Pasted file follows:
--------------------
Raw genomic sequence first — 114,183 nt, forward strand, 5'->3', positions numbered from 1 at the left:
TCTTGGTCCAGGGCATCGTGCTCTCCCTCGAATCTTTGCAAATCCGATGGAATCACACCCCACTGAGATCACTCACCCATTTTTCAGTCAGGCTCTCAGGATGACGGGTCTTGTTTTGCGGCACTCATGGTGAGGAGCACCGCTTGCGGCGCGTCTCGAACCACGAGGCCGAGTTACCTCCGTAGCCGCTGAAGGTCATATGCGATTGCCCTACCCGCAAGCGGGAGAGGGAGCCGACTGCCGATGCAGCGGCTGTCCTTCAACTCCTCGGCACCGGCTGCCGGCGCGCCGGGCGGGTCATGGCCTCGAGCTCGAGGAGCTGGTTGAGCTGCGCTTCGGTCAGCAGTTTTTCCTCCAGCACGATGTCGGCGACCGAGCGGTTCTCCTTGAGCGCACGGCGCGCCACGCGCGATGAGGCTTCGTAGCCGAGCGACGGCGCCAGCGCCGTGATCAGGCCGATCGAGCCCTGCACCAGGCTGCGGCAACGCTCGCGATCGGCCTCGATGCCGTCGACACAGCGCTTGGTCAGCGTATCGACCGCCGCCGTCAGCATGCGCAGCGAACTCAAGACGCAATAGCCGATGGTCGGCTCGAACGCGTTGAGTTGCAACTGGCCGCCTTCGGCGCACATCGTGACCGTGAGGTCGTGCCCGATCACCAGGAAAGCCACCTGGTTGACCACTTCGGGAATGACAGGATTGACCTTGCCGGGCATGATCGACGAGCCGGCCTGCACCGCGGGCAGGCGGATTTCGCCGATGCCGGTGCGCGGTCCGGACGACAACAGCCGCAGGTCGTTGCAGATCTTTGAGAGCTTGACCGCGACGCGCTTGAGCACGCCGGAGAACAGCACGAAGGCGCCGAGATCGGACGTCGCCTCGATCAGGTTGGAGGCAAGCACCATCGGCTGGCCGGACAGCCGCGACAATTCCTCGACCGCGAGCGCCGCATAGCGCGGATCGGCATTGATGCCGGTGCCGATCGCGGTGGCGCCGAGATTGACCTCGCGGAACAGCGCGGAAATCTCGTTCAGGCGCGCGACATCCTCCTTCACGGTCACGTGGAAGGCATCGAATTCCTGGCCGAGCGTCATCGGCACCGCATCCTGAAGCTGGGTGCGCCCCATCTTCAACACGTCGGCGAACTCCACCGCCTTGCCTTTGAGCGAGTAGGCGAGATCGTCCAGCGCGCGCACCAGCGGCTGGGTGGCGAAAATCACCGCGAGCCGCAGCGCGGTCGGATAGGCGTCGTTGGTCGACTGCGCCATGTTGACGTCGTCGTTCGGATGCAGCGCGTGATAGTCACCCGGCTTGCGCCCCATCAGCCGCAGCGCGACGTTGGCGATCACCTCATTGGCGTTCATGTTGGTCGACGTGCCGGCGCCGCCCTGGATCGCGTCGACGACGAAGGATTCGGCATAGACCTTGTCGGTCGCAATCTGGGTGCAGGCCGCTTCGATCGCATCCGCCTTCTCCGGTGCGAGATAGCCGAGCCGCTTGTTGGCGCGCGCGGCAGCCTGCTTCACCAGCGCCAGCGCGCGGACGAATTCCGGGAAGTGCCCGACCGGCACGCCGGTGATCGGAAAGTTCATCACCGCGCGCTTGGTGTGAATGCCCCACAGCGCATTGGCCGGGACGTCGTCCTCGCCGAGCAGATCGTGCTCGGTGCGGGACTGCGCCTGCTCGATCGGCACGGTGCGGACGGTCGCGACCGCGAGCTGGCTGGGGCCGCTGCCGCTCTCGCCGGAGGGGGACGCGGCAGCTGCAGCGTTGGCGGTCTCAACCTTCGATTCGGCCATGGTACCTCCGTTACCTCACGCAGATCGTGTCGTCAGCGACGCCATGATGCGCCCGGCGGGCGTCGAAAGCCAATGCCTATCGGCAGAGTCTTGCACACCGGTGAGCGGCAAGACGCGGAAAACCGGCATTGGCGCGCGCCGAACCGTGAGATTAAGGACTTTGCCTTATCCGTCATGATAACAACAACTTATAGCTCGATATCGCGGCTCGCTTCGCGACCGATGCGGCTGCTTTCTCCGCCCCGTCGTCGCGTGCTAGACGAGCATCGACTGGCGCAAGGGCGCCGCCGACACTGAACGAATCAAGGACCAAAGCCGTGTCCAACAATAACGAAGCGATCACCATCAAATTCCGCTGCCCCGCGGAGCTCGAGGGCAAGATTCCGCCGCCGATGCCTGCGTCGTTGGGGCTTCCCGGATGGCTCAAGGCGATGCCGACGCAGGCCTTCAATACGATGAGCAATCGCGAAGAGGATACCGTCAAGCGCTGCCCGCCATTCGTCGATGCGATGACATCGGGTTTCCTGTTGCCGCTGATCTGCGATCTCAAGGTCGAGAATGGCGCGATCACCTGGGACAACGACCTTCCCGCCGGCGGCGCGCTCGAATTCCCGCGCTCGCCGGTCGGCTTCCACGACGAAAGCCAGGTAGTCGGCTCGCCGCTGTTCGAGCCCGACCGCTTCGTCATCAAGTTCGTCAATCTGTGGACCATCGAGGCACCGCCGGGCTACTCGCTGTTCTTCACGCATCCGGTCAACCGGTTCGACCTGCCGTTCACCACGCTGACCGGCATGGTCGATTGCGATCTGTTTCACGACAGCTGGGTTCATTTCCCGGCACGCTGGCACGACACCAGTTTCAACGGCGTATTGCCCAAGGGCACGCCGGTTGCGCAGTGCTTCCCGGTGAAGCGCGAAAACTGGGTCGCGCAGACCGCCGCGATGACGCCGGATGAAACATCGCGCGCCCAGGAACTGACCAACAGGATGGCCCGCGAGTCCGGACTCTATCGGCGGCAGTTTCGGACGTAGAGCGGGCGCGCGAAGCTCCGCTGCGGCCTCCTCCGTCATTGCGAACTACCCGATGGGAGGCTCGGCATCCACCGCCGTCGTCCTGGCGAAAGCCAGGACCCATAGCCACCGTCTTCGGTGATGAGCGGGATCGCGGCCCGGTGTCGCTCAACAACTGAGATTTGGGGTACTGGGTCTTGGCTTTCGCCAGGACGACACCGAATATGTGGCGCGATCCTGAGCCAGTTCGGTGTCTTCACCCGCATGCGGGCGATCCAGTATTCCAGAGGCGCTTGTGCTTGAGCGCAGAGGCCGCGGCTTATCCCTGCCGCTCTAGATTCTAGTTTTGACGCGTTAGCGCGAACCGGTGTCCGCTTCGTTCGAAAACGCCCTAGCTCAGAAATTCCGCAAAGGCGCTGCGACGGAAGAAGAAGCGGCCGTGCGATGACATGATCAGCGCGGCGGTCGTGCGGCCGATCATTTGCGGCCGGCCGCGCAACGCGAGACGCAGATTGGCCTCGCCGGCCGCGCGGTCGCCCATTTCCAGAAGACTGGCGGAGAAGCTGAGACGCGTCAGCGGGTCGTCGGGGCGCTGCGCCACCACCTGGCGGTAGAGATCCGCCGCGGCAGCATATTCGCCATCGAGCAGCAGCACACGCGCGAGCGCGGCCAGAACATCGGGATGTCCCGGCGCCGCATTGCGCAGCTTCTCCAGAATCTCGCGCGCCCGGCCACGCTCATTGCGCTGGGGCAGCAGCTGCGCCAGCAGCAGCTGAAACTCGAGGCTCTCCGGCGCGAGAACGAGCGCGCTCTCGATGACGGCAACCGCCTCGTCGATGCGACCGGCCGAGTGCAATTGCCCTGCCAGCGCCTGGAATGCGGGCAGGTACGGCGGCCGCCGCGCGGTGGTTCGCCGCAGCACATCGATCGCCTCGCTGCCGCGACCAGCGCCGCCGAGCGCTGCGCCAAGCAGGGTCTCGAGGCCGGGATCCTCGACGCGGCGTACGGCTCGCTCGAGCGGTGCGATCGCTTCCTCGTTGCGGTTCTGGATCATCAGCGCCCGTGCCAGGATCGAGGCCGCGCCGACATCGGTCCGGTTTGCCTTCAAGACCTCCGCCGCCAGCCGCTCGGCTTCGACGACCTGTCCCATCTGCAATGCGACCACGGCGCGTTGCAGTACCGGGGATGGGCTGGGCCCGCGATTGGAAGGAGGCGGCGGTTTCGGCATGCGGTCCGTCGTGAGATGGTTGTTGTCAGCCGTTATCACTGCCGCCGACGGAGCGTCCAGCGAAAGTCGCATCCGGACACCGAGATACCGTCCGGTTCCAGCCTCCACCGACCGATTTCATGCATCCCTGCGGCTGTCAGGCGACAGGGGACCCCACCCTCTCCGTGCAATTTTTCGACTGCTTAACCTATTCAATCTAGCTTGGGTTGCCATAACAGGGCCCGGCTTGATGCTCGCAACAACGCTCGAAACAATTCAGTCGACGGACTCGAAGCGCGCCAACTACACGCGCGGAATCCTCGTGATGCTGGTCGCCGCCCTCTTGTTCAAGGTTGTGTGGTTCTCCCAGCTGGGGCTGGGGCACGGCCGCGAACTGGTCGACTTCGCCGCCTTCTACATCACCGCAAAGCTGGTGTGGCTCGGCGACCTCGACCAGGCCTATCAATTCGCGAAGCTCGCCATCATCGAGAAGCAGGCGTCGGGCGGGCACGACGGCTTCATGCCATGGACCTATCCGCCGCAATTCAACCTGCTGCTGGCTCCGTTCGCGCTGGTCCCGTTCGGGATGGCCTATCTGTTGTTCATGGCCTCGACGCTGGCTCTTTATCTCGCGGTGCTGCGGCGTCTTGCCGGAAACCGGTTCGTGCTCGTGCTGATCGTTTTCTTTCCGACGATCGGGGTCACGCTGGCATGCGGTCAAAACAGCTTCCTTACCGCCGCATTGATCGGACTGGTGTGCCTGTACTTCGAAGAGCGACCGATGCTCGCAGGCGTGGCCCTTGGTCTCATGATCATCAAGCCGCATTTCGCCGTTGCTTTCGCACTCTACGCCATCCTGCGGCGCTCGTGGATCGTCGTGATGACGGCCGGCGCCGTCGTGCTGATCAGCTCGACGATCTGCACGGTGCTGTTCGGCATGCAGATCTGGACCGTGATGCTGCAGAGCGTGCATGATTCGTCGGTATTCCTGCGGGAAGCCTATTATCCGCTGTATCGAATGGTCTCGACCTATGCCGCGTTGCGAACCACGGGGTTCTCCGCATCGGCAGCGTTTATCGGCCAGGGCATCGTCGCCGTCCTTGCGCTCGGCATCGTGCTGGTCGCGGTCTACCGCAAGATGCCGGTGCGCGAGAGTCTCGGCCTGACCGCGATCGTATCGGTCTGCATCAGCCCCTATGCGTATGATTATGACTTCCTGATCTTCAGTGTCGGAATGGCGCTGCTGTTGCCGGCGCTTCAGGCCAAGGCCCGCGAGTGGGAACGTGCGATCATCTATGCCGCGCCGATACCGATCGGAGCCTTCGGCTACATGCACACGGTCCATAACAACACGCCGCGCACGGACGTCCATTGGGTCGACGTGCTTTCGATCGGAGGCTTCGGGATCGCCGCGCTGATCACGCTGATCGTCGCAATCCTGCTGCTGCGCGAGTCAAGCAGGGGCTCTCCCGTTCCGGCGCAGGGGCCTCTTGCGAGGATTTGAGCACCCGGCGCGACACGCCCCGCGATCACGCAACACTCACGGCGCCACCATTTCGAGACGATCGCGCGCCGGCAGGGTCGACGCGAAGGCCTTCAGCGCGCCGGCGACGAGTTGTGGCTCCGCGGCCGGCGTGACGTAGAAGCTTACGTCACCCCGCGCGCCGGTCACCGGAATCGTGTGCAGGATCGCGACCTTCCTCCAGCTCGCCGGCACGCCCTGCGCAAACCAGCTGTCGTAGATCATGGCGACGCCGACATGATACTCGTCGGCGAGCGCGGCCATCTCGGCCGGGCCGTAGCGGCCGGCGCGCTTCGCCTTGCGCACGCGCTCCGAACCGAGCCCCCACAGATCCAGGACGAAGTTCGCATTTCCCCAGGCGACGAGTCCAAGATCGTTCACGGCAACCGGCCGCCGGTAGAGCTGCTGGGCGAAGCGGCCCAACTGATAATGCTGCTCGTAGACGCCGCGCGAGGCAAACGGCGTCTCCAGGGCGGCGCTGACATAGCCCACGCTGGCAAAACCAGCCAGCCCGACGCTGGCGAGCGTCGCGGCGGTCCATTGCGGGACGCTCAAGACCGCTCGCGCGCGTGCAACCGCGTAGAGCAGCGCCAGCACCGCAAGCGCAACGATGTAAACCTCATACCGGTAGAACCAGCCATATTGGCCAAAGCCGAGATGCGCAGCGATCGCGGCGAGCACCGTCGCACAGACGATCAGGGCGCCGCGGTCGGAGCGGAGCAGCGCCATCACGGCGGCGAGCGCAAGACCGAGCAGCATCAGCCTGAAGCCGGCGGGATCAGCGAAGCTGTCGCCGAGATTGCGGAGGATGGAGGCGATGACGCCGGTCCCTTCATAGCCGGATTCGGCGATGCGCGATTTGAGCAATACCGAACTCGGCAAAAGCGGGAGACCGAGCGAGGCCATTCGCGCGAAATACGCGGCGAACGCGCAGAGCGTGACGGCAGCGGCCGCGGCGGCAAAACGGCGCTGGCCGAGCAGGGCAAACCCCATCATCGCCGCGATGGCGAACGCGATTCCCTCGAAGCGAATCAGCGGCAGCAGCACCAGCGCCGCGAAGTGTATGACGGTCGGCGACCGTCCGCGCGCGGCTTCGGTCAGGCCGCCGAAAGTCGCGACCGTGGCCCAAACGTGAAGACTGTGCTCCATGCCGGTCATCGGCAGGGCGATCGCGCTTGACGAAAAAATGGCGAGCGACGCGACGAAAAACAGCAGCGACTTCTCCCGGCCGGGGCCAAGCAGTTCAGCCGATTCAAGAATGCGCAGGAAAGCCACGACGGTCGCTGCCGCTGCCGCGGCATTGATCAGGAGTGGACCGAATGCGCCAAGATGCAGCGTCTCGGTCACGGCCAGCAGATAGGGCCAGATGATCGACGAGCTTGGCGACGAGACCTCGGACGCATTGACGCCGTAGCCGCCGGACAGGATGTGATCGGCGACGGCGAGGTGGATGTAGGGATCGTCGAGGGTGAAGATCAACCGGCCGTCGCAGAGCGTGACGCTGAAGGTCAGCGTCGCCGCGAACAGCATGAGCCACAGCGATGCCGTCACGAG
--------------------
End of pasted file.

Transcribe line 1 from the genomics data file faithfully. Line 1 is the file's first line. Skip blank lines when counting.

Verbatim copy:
Raw genomic sequence first — 114,183 nt, forward strand, 5'->3', positions numbered from 1 at the left: